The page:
quick question about 450 cam swap??

Go to your local Honda dealer instead. Tell them you want the shims to fit a CRF450 (either valve, 9.48mm diameter). They should have plenty of them on hand. :cool:

ok..ok.. i know i have asked this before but i dont feel good about my valve clearance readings. when u guys check your valves do you go untill the the next size gauge wont go in at all or do you stop at witch one has just a little to much resistance??

You can get a bigger feeler gauge under a valve than the actual clearance if you push, so that's actually incorrect. Think of what it would fee like to slide a .006" gauge into a gap between two ground parts that is exactly .006" wide.

To give you an idea of what the feel of a feeler gauge should feel like, put a metal plate, or something smooth and hard on a bench and grab your feeler gauge. Take an 6-8 inch adjustable wrench and hold it so that the flat sides of the jaws are vertical, and the rounded top of the jaw is down. Rest the jaw on the feeler gauge blade, and hold the wrench in that position by the end of the handle so that the wrench's weight is the only pressure on the blade. Pull the blade out from under the wrench slowly, and note what it feels like. That's a fair approximation of what you would feel when your clearance is exactly the size of the gauge.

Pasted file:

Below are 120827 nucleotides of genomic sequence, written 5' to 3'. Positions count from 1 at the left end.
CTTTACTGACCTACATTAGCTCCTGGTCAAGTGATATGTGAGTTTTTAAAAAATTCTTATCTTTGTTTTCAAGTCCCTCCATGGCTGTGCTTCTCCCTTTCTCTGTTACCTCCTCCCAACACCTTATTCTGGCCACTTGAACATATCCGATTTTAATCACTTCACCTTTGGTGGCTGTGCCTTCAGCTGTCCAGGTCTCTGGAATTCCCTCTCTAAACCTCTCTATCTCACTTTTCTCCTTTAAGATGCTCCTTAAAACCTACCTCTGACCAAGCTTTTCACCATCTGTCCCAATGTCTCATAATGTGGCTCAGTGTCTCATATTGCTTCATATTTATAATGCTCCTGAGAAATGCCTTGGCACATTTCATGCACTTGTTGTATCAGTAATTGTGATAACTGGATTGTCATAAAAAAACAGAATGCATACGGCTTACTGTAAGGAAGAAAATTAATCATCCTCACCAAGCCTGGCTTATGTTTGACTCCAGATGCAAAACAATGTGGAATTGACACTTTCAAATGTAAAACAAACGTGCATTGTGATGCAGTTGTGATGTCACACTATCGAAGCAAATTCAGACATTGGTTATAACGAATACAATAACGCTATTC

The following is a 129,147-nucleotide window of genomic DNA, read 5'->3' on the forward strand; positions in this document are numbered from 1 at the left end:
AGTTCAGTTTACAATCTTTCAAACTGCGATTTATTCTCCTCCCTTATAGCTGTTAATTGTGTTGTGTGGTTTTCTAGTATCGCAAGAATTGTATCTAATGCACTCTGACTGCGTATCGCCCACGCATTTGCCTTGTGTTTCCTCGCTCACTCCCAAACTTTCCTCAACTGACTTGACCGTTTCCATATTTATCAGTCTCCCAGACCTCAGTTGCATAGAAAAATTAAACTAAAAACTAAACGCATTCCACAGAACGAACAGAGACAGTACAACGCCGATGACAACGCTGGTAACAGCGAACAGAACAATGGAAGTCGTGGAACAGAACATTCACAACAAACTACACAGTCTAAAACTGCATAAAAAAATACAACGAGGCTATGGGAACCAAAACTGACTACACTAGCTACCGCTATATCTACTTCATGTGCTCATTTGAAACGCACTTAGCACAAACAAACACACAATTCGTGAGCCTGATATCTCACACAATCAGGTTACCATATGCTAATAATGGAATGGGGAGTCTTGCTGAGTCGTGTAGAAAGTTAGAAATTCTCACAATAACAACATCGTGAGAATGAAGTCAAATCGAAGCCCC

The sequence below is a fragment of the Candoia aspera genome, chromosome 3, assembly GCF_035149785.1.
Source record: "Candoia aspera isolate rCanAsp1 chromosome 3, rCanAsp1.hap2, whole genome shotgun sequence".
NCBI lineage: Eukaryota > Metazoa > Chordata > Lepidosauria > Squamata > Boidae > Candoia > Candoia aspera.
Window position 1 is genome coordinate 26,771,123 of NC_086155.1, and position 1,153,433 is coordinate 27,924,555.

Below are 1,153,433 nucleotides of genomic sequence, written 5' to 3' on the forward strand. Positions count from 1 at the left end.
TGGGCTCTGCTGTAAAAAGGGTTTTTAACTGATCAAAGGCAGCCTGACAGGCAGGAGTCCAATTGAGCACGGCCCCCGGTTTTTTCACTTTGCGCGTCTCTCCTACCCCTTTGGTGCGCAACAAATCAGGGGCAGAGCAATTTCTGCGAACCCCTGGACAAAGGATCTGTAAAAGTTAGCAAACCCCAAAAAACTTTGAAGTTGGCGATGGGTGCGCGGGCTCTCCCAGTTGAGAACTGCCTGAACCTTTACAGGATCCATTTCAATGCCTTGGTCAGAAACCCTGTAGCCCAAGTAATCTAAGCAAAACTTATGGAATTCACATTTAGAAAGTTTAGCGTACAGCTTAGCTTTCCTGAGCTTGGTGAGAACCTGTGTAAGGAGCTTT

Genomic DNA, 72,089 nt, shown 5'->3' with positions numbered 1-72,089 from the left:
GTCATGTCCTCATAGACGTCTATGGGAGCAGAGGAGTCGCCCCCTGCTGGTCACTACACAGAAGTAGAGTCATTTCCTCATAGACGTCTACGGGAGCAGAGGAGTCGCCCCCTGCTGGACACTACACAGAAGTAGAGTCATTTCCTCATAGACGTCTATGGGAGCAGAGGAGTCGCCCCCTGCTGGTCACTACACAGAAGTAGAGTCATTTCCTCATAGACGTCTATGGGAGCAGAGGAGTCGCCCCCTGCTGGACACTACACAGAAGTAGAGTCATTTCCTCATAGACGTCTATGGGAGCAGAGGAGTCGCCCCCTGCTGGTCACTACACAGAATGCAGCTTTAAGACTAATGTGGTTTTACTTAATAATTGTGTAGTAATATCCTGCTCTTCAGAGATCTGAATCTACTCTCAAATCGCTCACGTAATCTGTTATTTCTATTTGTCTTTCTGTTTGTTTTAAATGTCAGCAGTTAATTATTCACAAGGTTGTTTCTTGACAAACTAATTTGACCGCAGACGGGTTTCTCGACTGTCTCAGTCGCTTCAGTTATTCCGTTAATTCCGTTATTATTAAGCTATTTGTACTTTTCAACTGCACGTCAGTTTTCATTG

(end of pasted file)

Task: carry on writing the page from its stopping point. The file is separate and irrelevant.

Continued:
Feeler gauges in the best hands are rarely so precise as people imagine them to be, and having the specs listed in the less familiar metric form exaggerates the spread in your perception. The .05 mm specified tolerance range is actually only .002" wide. The best trick is to use three different ones on anything you measure. One will be tight, one will be loose, one will fit better.

well i got my bike together and all..., but when i kick it over it seems like iam catching alot of compression? it this normal or should the kick stroke be smoother?

The AD cams do not eliminate compression, they reduce it by preventing the left exhaust valve from seating for the first half or so of the compression stroke if the engine is spinning less than about 600 rpm. This cuts the cranking compression from somewhere upward of 200 pounds to more like 110-120, and allows a starter motor to rotate the engine, or the engine to be kick started without manually positioning the crank first. Push against compression, raise the lever, and kick through smoothly.

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